Data are collected on patient demography, medical history, concomitant therapy, duration of CRRT, and dose and duration of esmolol. Vital and health status are assessed at the time of weaning from ECMO, discharged from ICU and hospital, unplanned hospital readmission, EQ-5D scores, and SAEs, during follow-up via telephone, face-to-face, or remote medical consultation over 365 days. To improve monitoring adherence, the clinician will take time to explain about the need for follow-up surveillance and encourage the participants to undergo routine examinations. Data are entered into a secure password-protected electronic data capture system and checked for quality by research staff. All queries are listed for content and raised and resolved dates. All study records required by the coordinating center at the Heart Health Research Center (HHRC) and applicable regulatory bodies are maintained for 15 years. The confidentiality of all participant information must be protected at the clinical sites and the coordinating center. Paper records and computer files must be appropriately safeguarded from unauthorized access.
Sample size calculation is performed using the software PASS 15.0.5 based on the following assumption: a 70% 30-day mortality in the control group and a 20% relative risk reduction for each intervention (early CRRT and beta-blocker). The estimate of the intervention’s effect size was based on clinical expertise and the clinical significance of an intervention, no loss of follow-up or crossover, and 5% type I error and 20% type II error. We assume no interaction between interventions, as the overlap of the time of interventions would be limited and no carry-on effect expected. A total of 496 patients (248 per group) are required for each arm.
To achieve adequate participant enrolment to reach the target sample size, the study will be conducted at 10 high-volume centers in China. A smartphone application has been developed to facilitate randomization at the emergency room.
All analyses will be conducted according to the intention-to-treat principle by blinded statisticians. All patients will be analyzed in accordance with the results of randomization, regardless of whether they received the prescribed therapy. Baseline characteristics between the groups will be reported as frequencies and percentages for categorical variables and as means and standard deviations (SD) or medians and interquartile ranges (IQR) for continuous variables. The primary outcome will be compared between the groups in a log-rank test. Other efficacy and safety endpoints will be reported with the t test or Wilcoxon test, and the chi-square test for continuous and categorial variables, respectively, as appropriate. All tests are two-sided, and the nominal level of α will be 5%.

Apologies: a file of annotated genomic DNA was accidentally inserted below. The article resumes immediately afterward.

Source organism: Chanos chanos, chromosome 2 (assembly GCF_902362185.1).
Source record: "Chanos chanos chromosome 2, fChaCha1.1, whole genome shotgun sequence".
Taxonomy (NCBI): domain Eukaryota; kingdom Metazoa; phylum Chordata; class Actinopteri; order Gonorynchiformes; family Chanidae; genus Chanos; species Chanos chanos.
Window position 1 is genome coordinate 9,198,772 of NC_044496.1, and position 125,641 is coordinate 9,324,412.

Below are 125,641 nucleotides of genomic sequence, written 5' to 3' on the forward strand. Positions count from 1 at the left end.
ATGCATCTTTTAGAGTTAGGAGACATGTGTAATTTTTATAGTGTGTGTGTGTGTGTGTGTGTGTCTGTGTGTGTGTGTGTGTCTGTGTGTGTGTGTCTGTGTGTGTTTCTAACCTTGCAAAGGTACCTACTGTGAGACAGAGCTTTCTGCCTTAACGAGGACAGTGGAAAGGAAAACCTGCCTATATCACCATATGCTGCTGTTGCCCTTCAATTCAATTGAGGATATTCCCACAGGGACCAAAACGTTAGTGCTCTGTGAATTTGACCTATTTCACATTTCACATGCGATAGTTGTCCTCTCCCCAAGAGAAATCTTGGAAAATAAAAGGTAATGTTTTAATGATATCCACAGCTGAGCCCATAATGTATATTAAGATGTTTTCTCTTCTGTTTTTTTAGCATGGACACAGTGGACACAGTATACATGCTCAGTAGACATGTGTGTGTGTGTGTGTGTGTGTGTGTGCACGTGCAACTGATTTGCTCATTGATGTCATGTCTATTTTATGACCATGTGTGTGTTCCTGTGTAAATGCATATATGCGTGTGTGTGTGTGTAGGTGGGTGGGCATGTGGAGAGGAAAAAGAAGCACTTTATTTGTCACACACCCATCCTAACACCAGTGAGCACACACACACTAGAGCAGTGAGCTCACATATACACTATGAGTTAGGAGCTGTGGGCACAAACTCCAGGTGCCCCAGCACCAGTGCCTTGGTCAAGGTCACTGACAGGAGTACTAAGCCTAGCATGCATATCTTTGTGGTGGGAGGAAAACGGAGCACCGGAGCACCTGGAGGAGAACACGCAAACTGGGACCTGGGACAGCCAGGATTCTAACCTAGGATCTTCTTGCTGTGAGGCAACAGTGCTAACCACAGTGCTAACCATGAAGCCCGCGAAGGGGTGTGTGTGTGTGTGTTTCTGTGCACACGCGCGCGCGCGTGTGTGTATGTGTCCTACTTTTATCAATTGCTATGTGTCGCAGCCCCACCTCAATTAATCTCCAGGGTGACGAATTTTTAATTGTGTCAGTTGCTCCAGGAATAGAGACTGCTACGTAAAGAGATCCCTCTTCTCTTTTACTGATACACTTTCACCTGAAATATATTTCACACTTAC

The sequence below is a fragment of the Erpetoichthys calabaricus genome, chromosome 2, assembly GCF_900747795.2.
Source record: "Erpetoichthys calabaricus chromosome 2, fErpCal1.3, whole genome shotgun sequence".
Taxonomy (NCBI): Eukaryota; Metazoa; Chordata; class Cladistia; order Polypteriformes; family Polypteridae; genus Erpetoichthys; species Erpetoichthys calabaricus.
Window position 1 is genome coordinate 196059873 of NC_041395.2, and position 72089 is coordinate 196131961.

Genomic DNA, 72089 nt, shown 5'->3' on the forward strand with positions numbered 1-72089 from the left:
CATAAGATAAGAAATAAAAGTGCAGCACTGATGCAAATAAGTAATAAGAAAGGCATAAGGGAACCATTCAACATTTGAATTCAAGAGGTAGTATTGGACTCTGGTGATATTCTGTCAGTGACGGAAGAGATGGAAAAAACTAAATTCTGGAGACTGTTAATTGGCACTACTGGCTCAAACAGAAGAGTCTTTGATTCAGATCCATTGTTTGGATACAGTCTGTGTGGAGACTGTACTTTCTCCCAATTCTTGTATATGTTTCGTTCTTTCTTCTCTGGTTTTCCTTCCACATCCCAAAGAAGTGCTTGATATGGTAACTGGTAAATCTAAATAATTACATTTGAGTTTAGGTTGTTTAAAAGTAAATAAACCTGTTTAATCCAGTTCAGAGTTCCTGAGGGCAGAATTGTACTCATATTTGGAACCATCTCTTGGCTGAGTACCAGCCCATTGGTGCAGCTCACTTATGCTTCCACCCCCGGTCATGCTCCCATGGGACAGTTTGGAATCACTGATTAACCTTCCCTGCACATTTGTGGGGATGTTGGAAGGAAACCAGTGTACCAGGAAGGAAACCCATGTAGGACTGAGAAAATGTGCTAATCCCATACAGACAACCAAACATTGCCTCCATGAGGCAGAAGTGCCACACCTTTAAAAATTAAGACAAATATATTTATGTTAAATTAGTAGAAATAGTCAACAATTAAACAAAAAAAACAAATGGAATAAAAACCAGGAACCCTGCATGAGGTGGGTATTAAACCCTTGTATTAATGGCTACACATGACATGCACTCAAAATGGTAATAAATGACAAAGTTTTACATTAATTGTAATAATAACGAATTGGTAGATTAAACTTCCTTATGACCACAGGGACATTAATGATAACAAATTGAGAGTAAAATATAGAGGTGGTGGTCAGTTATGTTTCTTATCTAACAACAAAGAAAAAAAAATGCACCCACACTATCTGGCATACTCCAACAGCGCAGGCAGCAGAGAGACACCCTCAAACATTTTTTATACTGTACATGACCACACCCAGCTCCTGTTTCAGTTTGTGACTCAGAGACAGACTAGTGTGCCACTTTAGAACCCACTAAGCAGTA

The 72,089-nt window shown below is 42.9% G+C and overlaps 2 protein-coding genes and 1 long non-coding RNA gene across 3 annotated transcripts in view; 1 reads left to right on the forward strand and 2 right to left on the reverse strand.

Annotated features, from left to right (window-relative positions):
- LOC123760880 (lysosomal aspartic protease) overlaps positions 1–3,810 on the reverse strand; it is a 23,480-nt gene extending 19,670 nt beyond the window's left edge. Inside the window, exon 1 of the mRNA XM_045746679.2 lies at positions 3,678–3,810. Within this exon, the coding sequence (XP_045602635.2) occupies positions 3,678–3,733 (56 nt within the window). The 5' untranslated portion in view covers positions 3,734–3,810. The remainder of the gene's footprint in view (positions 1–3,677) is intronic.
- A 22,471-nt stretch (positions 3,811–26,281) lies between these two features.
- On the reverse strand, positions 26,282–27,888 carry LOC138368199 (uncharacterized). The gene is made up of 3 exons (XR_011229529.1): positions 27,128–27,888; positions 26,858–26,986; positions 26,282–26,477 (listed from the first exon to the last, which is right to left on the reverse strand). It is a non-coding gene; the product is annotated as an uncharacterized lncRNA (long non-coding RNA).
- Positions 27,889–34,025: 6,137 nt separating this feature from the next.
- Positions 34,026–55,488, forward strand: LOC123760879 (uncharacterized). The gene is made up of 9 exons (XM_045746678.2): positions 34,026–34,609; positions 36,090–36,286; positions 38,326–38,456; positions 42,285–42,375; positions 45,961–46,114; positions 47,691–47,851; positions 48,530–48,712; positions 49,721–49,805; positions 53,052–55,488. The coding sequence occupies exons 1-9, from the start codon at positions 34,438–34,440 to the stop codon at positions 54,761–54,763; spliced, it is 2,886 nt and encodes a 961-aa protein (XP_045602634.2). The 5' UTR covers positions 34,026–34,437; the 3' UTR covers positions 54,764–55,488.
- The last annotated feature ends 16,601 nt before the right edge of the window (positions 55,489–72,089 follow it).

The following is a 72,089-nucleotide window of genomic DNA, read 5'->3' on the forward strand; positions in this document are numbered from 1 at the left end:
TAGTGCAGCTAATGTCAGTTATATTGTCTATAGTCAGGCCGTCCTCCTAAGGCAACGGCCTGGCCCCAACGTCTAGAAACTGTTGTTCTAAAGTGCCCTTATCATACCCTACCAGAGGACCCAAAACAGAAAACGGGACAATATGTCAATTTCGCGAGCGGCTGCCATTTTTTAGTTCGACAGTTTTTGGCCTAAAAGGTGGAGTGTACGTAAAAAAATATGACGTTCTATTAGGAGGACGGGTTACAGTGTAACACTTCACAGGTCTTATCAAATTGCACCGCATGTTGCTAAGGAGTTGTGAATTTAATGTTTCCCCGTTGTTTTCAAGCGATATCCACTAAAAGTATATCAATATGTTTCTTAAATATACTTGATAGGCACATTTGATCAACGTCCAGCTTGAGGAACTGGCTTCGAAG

In the subgroup analysis, age and ECPR will be defined by the presence or absence of a pre-randomization variable and the primary outcome as in the main analysis. The main analysis for each subgroup will be an unadjusted test of interaction in a logistic model to determine whether the effect of treatment differs significantly across categories. The missing values will not be imputed unless substantial. The number of observations used in the analysis will be reported.
The data monitoring committee (DMC) consists of a critical care physician, nephrologist, and cardiovascular expert, all experienced in clinical research. The principal investigator will report the process of the trial, quality of data collected, adverse events, and protocol deviation and violation to the DMC. The DMC will meet every 6 months during the conduction of the trial. No interim analysis for efficiency is planned as the assumptions in sample size calculation are less likely to be changed.
An investigator meeting is held annually to communicate the progress, quality control, and approaches to improve recruitment and address any quality of data issues.
There have been 89 patients enrolled at 10 hospitals in study A, and the enrollment is still ongoing. However, study B was stopped in August 2019 in the absence of any patients being enrolled. Although we aimed to test the hypothesis that beta-blockers would protect the myocardium in ECMO patients, we found this too challenging to undertake as these patients have low BP, which is a contraindication to such treatment and raised concerns of harm among investigators. Moreover, the short time window for enrollment was another barrier to recruitment, and by the time a patient is stable and without vasopressors, it is near the time to wean them off ECMO. Consequently, we decided to close recruitment into arm B. During the COVID pandemic, patient enrollment has become more challenging. A review of the feasibility of the trial will be made by the Steering Committee at the end of 2022.